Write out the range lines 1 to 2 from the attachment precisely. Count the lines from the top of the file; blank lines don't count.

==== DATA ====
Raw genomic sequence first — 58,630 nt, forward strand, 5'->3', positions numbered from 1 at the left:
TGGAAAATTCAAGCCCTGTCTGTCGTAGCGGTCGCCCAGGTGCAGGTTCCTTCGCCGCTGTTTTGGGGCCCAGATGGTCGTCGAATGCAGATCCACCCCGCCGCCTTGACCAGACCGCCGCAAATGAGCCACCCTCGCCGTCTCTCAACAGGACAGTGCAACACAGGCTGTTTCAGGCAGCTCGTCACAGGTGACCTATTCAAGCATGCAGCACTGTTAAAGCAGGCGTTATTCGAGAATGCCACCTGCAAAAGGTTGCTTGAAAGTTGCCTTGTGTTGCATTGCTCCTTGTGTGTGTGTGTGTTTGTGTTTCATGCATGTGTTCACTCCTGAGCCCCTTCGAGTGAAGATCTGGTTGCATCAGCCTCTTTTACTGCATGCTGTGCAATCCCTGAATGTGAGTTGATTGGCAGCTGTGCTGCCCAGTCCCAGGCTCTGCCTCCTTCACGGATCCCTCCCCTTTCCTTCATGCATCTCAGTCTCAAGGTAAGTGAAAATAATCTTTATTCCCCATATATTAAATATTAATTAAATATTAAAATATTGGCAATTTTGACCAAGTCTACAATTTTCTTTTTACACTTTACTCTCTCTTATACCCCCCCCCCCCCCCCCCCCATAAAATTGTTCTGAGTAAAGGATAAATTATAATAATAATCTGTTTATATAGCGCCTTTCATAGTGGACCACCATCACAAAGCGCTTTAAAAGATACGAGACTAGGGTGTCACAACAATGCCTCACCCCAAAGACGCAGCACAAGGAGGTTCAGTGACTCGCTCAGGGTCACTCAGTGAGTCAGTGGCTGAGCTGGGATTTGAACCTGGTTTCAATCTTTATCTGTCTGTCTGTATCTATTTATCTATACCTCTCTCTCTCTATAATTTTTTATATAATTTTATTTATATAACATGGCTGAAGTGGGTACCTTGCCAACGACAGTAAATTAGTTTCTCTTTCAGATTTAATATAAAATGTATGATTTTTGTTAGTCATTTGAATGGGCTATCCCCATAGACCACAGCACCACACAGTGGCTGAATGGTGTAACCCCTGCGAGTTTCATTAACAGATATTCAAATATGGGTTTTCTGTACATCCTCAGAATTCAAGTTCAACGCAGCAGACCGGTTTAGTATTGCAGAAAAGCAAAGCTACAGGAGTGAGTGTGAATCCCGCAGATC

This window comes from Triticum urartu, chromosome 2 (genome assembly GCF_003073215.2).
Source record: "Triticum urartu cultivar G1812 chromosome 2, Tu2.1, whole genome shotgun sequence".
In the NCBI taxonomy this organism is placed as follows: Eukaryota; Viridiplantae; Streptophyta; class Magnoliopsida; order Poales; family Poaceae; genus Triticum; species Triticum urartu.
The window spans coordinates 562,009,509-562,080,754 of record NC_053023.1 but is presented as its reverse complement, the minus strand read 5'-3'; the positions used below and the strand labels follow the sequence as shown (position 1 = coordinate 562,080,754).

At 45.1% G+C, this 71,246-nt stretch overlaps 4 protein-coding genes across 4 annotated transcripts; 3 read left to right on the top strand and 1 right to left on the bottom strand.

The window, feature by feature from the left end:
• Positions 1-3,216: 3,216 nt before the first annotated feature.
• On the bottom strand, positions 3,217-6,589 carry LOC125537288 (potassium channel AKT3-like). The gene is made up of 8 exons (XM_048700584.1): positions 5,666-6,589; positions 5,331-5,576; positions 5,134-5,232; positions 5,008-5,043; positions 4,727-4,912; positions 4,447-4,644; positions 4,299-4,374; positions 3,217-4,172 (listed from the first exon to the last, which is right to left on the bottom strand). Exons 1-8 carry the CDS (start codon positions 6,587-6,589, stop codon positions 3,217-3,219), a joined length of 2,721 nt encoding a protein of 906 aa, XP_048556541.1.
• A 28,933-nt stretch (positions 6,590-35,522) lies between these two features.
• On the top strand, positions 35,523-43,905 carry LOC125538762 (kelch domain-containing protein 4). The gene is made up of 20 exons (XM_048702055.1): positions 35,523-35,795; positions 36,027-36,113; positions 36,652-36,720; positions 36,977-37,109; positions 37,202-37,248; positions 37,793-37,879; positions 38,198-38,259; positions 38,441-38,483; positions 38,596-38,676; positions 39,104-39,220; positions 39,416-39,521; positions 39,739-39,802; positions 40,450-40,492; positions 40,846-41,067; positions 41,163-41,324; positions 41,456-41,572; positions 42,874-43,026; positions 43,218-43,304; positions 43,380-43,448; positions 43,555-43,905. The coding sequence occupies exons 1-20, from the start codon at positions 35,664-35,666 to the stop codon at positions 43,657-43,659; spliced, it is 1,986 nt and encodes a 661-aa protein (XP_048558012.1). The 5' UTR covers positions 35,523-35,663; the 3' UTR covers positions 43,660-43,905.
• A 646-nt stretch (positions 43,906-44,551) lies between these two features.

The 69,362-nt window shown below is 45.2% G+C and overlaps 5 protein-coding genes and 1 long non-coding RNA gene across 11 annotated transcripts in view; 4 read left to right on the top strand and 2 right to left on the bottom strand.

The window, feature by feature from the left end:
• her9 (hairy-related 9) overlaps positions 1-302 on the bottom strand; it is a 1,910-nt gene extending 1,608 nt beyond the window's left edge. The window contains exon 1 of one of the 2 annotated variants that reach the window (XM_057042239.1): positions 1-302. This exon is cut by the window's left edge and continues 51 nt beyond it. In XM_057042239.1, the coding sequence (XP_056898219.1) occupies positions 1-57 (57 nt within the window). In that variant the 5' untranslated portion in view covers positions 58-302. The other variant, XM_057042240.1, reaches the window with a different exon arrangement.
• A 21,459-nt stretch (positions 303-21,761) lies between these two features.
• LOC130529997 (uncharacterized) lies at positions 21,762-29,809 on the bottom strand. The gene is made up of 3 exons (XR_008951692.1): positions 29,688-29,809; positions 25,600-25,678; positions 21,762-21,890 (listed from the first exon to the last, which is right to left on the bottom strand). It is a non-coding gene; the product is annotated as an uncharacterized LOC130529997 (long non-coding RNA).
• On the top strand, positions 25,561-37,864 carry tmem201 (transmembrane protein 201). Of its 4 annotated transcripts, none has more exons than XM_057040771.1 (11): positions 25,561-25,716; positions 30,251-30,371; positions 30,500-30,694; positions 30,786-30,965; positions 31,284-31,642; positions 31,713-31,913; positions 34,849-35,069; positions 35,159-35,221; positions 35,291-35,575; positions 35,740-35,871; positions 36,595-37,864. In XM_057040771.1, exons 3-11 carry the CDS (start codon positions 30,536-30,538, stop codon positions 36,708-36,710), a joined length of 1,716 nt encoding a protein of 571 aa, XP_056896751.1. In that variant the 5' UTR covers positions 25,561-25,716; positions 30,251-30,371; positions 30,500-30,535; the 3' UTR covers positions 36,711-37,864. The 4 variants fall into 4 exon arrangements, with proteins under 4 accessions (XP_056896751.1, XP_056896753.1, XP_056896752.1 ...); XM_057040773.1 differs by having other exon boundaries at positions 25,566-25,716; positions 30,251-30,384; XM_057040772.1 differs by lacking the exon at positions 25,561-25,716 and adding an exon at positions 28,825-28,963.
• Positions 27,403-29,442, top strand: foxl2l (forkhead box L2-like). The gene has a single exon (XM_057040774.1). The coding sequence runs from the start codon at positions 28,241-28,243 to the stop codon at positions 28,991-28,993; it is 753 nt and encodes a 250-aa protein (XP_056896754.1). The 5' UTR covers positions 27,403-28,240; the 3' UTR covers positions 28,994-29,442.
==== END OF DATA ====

Raw genomic sequence first — 58,630 nt, forward strand, 5'->3', positions numbered from 1 at the left:
TGGAAAATTCAAGCCCTGTCTGTCGTAGCGGTCGCCCAGGTGCAGGTTCCTTCGCCGCTGTTTTGGGGCCCAGATGGTCGTCGAATGCAGATCCACCCCGCCGCCTTGACCAGACCGCCGCAAATGAGCCACCCTCGCCGTCTCTCAACAGGACAGTGCAACACAGGCTGTTTCAGGCAGCTCGTCACAGGTGACCTATTCAAGCATGCAGCACTGTTAAAGCAGGCGTTATTCGAGAATGCCACCTGCAAAAGGTTGCTTGAAAGTTGCCTTGTGTTGCATTGCTCCTTGTGTGTGTGTGTGTTTGTGTTTCATGCATGTGTTCACTCCTGAGCCCCTTCGAGTGAAGATCTGGTTGCATCAGCCTCTTTTACTGCATGCTGTGCAATCCCTGAATGTGAGTTGATTGGCAGCTGTGCTGCCCAGTCCCAGGCTCTGCCTCCTTCACGGATCCCTCCCCTTTCCTTCATGCATCTCAGTCTCAAGGTAAGTGAAAATAATCTTTATTCCCCATATATTAAATATTAATTAAATATTAAAATATTGGCAATTTTGACCAAGTCTACAATTTTCTTTTTACACTTTACTCTCTCTTATACCCCCCCCCCCCCCCCCCCCATAAAATTGTTCTGAGTAAAGGATAAATTATAATAATAATCTGTTTATATAGCGCCTTTCATAGTGGACCACCATCACAAAGCGCTTTAAAAGATACGAGACTAGGGTGTCACAACAATGCCTCACCCCAAAGACGCAGCACAAGGAGGTTCAGTGACTCGCTCAGGGTCACTCAGTGAGTCAGTGGCTGAGCTGGGATTTGAACCTGGTTTCAATCTTTATCTGTCTGTCTGTATCTATTTATCTATACCTCTCTCTCTCTATAATTTTTTATATAATTTTATTTATATAACATGGCTGAAGTGGGTACCTTGCCAACGACAGTAAATTAGTTTCTCTTTCAGATTTAATATAAAATGTATGATTTTTGTTAGTCATTTGAATGGGCTATCCCCATAGACCACAGCACCACACAGTGGCTGAATGGTGTAACCCCTGCGAGTTTCATTAACAGATATTCAAATATGGGTTTTCTGTACATCCTCAGAATTCAAGTTCAACGCAGCAGACCGGTTTAGTATTGCAGAAAAGCAAAGCTACAGGAGTGAGTGTGAATCCCGCAGATC